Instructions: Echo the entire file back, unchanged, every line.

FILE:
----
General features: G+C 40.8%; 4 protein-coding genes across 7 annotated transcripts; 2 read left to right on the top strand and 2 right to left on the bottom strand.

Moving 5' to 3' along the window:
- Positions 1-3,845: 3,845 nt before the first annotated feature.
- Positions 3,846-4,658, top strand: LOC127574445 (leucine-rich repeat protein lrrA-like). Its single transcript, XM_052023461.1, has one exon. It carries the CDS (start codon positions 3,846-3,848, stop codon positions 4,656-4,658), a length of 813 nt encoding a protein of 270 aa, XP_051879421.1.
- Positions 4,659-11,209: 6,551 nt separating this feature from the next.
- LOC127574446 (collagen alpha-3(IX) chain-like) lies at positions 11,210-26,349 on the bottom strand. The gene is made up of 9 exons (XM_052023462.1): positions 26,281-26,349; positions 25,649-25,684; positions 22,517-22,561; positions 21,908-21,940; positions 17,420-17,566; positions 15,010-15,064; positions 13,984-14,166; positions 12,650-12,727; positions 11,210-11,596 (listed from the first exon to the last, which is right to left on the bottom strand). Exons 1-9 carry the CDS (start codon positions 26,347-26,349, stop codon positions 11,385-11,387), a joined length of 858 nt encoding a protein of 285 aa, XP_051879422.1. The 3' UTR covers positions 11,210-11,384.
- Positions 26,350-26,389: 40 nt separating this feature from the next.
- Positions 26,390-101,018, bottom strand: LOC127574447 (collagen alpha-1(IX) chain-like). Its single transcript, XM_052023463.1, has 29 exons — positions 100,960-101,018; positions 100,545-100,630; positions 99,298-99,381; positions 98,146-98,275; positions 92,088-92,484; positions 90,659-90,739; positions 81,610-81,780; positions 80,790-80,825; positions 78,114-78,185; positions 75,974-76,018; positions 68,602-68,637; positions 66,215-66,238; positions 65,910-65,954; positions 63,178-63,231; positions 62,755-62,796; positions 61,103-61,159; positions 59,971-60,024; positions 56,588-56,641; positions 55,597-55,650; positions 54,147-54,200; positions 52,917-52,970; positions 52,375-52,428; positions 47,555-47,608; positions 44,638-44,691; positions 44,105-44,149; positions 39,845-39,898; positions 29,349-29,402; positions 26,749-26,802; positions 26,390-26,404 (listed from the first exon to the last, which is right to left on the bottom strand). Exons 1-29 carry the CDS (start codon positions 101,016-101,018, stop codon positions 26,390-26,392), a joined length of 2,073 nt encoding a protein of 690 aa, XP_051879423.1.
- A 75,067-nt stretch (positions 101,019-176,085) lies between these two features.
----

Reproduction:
General features: G+C 40.8%; 4 protein-coding genes across 7 annotated transcripts; 2 read left to right on the top strand and 2 right to left on the bottom strand.

Moving 5' to 3' along the window:
- Positions 1-3,845: 3,845 nt before the first annotated feature.
- Positions 3,846-4,658, top strand: LOC127574445 (leucine-rich repeat protein lrrA-like). Its single transcript, XM_052023461.1, has one exon. It carries the CDS (start codon positions 3,846-3,848, stop codon positions 4,656-4,658), a length of 813 nt encoding a protein of 270 aa, XP_051879421.1.
- Positions 4,659-11,209: 6,551 nt separating this feature from the next.
- LOC127574446 (collagen alpha-3(IX) chain-like) lies at positions 11,210-26,349 on the bottom strand. The gene is made up of 9 exons (XM_052023462.1): positions 26,281-26,349; positions 25,649-25,684; positions 22,517-22,561; positions 21,908-21,940; positions 17,420-17,566; positions 15,010-15,064; positions 13,984-14,166; positions 12,650-12,727; positions 11,210-11,596 (listed from the first exon to the last, which is right to left on the bottom strand). Exons 1-9 carry the CDS (start codon positions 26,347-26,349, stop codon positions 11,385-11,387), a joined length of 858 nt encoding a protein of 285 aa, XP_051879422.1. The 3' UTR covers positions 11,210-11,384.
- Positions 26,350-26,389: 40 nt separating this feature from the next.
- Positions 26,390-101,018, bottom strand: LOC127574447 (collagen alpha-1(IX) chain-like). Its single transcript, XM_052023463.1, has 29 exons — positions 100,960-101,018; positions 100,545-100,630; positions 99,298-99,381; positions 98,146-98,275; positions 92,088-92,484; positions 90,659-90,739; positions 81,610-81,780; positions 80,790-80,825; positions 78,114-78,185; positions 75,974-76,018; positions 68,602-68,637; positions 66,215-66,238; positions 65,910-65,954; positions 63,178-63,231; positions 62,755-62,796; positions 61,103-61,159; positions 59,971-60,024; positions 56,588-56,641; positions 55,597-55,650; positions 54,147-54,200; positions 52,917-52,970; positions 52,375-52,428; positions 47,555-47,608; positions 44,638-44,691; positions 44,105-44,149; positions 39,845-39,898; positions 29,349-29,402; positions 26,749-26,802; positions 26,390-26,404 (listed from the first exon to the last, which is right to left on the bottom strand). Exons 1-29 carry the CDS (start codon positions 101,016-101,018, stop codon positions 26,390-26,392), a joined length of 2,073 nt encoding a protein of 690 aa, XP_051879423.1.
- A 75,067-nt stretch (positions 101,019-176,085) lies between these two features.